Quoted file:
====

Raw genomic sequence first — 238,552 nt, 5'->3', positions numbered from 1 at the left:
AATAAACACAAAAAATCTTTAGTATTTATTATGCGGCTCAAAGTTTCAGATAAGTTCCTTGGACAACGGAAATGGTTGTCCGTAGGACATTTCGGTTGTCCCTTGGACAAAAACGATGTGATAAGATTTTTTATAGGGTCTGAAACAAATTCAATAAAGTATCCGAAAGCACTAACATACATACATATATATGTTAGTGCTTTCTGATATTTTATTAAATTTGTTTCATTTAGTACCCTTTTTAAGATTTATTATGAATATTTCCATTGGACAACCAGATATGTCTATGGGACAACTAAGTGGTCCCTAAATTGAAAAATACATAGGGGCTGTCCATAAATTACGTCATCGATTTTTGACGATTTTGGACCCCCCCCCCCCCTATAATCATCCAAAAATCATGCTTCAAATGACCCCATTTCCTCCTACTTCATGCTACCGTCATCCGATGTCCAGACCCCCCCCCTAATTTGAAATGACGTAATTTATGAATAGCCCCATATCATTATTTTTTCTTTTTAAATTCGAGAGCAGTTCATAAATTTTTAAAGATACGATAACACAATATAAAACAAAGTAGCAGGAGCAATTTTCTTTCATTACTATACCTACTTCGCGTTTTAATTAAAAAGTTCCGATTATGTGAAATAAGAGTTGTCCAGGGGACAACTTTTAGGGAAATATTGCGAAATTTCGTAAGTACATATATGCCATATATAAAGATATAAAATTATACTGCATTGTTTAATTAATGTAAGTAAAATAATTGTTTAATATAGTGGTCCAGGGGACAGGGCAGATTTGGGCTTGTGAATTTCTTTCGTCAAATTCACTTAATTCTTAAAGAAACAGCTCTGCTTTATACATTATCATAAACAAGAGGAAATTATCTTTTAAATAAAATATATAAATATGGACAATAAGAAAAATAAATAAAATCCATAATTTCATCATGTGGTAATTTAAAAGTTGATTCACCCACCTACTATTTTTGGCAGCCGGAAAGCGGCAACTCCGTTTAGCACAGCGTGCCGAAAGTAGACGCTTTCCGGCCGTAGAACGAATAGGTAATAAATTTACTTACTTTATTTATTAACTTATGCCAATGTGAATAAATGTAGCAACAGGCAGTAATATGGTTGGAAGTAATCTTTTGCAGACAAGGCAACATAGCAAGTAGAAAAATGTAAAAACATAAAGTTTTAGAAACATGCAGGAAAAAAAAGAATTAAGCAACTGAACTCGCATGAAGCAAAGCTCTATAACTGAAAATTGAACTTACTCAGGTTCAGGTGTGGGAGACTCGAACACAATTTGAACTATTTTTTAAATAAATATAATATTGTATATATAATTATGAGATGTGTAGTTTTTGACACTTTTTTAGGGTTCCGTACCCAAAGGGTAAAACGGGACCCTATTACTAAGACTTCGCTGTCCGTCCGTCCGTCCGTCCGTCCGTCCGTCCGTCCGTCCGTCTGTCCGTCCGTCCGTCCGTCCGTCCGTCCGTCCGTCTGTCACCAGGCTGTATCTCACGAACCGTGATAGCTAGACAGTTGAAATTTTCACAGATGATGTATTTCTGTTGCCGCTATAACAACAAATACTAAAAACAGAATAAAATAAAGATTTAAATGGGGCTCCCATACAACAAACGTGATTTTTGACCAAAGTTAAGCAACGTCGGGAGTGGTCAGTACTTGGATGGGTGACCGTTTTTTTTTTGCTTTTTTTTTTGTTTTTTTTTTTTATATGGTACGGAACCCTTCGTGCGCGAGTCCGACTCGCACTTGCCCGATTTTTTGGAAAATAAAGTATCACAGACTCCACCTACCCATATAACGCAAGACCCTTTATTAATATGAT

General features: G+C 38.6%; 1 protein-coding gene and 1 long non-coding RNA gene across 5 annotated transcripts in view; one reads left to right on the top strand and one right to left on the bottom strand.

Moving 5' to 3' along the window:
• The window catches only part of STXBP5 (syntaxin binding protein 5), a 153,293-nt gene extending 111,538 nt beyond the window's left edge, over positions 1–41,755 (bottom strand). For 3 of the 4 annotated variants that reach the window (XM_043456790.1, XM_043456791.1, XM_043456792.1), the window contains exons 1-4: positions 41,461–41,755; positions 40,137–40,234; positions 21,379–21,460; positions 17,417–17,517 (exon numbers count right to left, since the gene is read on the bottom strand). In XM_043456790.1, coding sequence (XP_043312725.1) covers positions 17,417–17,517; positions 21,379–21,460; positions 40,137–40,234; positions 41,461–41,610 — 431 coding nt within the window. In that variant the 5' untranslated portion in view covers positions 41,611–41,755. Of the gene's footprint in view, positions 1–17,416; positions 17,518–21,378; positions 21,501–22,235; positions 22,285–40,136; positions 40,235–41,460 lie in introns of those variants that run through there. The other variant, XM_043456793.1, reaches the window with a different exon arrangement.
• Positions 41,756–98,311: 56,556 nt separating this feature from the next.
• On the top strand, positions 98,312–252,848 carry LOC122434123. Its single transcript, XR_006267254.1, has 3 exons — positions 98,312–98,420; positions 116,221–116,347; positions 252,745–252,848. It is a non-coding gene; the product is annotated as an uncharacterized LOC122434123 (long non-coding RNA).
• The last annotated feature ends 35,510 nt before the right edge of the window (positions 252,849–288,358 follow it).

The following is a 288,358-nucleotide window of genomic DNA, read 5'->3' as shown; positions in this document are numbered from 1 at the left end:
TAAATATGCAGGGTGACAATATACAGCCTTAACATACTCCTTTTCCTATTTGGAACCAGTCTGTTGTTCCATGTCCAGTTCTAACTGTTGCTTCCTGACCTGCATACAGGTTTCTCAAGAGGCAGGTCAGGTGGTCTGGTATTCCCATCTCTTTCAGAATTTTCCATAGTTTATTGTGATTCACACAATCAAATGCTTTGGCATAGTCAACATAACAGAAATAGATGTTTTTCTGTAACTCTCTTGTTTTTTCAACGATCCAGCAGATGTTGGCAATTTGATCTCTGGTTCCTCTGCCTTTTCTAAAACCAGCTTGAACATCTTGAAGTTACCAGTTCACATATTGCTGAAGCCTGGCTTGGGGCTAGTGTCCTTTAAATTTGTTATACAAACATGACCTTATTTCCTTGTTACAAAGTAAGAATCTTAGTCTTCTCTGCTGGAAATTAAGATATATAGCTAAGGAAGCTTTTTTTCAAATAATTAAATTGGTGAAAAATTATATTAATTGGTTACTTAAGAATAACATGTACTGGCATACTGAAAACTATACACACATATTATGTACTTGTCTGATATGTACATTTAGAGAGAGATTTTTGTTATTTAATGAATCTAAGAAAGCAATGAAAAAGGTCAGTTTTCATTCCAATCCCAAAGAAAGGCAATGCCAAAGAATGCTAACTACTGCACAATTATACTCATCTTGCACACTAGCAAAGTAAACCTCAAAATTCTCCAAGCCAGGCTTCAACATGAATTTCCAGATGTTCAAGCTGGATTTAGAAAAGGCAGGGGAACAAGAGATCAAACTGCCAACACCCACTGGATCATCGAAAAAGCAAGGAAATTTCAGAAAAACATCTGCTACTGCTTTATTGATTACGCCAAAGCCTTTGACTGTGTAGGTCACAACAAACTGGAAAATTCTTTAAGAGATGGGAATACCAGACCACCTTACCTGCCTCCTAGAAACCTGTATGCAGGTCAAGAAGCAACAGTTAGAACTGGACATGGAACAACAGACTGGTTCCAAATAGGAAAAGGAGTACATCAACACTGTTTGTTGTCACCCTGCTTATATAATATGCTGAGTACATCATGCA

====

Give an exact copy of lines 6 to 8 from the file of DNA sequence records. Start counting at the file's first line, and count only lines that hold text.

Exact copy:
• Positions 41,756–98,311: 56,556 nt separating this feature from the next.
• On the top strand, positions 98,312–252,848 carry LOC122434123. Its single transcript, XR_006267254.1, has 3 exons — positions 98,312–98,420; positions 116,221–116,347; positions 252,745–252,848. It is a non-coding gene; the product is annotated as an uncharacterized LOC122434123 (long non-coding RNA).
• The last annotated feature ends 35,510 nt before the right edge of the window (positions 252,849–288,358 follow it).